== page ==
A Warning About Magnet Therapy
It doesn’t work, physician and a physicist say; others disagree
The magnets advertised in magazines and on the Internet to treat health problems, particularly pain, offer no proven benefit, a physicist and a physician contend.
“Magnets are touted by successful athletes, allowed to be widely advertised, and sold without restrictions, so it is not surprising that lay people think that claims of therapeutic efficacy are reasonable,” claims an editorial in the Jan. 7 issue of the British Medical Journal. It was written by Leonard Finegold, a professor of physics at Drexel University in Philadelphia, and Dr. Bruce L. Flamm, a physician in obstetrics and gynecology at the Kaiser Permanente Medical Center in Riverside, Calif.
Yet, “if there is any healing effect of magnets, it is apparently small since published research, both theoretical and experimental, is weighted heavily against any therapeutic benefit,” they wrote.
Finegold said he enlisted Flamm in writing the warning “because I wanted a physician’s point of view, and we had corresponded about other things.”
Finegold and Flamm said they’re upset about the amount of money spent on magnetic bracelets, insoles, wrist and knee bands, back and neck braces, and even pillows and mattresses — an estimated $300 million a year in the United States, and $1 billion worldwide.
They’re also concerned about scientifically designed, controlled studies claiming to show that magnetic therapy can provide benefit for conditions such as carpal tunnel syndrome and arthritis. It’s almost impossible to conduct a “double-blind” study in which both the physician and the patient are unaware of who is getting the real treatment, because the presence of magnets is always obvious, they wrote.
And they worry that self-treatment with magnetic therapy “may result in an underlying medical condition being left untreated.”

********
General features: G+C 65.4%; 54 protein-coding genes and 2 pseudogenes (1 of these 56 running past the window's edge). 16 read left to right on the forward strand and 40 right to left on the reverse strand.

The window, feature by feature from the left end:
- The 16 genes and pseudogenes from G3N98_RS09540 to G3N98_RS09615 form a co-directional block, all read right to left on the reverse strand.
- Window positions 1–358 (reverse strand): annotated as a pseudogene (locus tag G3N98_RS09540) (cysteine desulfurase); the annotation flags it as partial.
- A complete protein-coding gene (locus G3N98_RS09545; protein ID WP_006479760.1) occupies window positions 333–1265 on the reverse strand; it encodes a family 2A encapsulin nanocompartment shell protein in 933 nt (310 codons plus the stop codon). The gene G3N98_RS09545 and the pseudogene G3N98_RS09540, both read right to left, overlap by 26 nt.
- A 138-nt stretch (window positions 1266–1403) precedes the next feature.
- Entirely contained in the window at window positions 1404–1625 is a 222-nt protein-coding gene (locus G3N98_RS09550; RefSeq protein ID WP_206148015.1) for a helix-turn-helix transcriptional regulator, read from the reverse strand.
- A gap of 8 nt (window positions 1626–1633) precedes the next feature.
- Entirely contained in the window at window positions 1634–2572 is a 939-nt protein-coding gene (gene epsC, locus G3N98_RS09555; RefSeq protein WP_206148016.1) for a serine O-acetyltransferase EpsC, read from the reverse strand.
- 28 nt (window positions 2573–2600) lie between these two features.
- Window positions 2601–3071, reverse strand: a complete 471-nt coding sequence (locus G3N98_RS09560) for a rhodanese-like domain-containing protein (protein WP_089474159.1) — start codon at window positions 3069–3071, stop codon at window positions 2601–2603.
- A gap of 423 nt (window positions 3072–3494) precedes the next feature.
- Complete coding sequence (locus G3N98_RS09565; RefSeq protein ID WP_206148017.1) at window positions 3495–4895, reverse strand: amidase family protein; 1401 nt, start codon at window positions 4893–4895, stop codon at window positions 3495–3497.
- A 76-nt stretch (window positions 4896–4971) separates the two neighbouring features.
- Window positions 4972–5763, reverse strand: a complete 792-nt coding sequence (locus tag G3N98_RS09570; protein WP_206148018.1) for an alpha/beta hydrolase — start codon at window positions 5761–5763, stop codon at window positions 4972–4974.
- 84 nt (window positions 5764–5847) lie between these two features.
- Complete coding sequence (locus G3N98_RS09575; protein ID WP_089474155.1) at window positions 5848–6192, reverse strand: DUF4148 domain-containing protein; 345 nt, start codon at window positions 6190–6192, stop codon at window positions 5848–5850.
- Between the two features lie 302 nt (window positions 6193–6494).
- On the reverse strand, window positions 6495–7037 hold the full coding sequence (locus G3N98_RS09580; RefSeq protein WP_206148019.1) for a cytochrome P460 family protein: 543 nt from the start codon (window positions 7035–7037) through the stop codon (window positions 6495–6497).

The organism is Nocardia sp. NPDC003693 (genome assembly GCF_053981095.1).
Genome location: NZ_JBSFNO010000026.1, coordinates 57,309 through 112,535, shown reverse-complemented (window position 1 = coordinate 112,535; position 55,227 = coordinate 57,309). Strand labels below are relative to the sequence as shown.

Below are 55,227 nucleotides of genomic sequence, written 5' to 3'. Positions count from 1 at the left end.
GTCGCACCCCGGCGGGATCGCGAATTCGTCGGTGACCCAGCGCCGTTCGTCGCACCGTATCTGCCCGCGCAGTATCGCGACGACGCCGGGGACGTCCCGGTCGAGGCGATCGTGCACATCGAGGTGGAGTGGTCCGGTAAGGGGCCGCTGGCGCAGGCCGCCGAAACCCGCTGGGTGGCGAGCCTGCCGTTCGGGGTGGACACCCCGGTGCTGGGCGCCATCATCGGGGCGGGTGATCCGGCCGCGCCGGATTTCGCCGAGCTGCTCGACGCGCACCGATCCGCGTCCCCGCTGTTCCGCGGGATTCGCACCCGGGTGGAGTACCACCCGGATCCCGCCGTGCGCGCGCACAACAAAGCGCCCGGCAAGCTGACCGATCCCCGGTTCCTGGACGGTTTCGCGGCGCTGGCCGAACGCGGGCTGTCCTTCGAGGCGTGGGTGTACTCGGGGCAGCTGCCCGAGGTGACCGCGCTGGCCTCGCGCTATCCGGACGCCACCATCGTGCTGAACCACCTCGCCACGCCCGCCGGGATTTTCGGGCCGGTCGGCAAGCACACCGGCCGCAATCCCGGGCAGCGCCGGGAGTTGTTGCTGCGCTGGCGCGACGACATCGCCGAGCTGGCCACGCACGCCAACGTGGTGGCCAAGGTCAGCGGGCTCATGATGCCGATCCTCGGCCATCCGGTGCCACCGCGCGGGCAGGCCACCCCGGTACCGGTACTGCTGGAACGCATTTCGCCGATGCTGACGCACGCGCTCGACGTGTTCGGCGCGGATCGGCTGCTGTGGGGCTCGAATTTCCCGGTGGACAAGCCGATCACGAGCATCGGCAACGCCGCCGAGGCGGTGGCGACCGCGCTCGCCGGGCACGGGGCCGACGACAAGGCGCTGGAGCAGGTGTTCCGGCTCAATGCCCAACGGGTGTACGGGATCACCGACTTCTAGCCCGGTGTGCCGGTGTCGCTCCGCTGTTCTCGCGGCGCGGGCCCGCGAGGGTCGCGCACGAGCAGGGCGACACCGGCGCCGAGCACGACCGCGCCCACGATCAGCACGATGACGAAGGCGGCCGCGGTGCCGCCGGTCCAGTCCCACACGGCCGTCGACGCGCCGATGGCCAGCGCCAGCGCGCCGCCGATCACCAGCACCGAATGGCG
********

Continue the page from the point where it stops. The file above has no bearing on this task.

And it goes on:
But Dr. Michael I. Weintraub, a clinical professor of neurology and internal medicine at New York Medical College in Valhalla, N.Y., disagrees with that conclusion.
Weintraub, who has done extensive studies of magnetic therapy, agreed “there have been numerous bogus claims about magnetotherapy”, and some items being sold to the public are worthless. But “all magnets are not equal,” he said, and the proper magnet used properly for the proper period of time can be effective in some conditions.
Weintraub said he has done the kind of controlled study, which is considered the gold standard of medical research, on magnetic therapy for several conditions, including diabetic peripheral neuropathy, in which nerves gradually die. A study of 375 diabetics who wore a magnetic device for one month (with control subjects who wore a sham device) showed “benefits equal to or better than that from drugs,” he said.
One point against magnetic therapy made in the Finegold-Flamm editorial is that magnetic resonance imaging devices, which use extremely powerful magnets, “show neither ill nor healing effects.” Weintraub disputes that contention, too.
A study he did involving 1,000 individuals exposed to magnetic resonance imaging found that “a significant number of cases, 18 to 20 percent,” did report negative effects, such as a metallic taste in the mouth or worsening of some symptoms. A report on that study has been submitted to a journal for publication, Weintraub said.
Flamm conceded that it’s possible magnets can have a physical effect, because a changing magnetic field can create electricity and heat. “There may be something there,” he said.
“But what we know pretty much for sure is that the claims everything they are selling on the Internet appear to be totally baseless,” Flamm said.
Finegold had financial advice for anyone thinking about buying such a device: “If you want to use a magnet, buy the cheapest. It will relieve the pain in your wallet.”
Questions about magnetic therapy for pain are answered by the National Center for Complementary and Alternative Medicine (http://nccam.nih.gov ).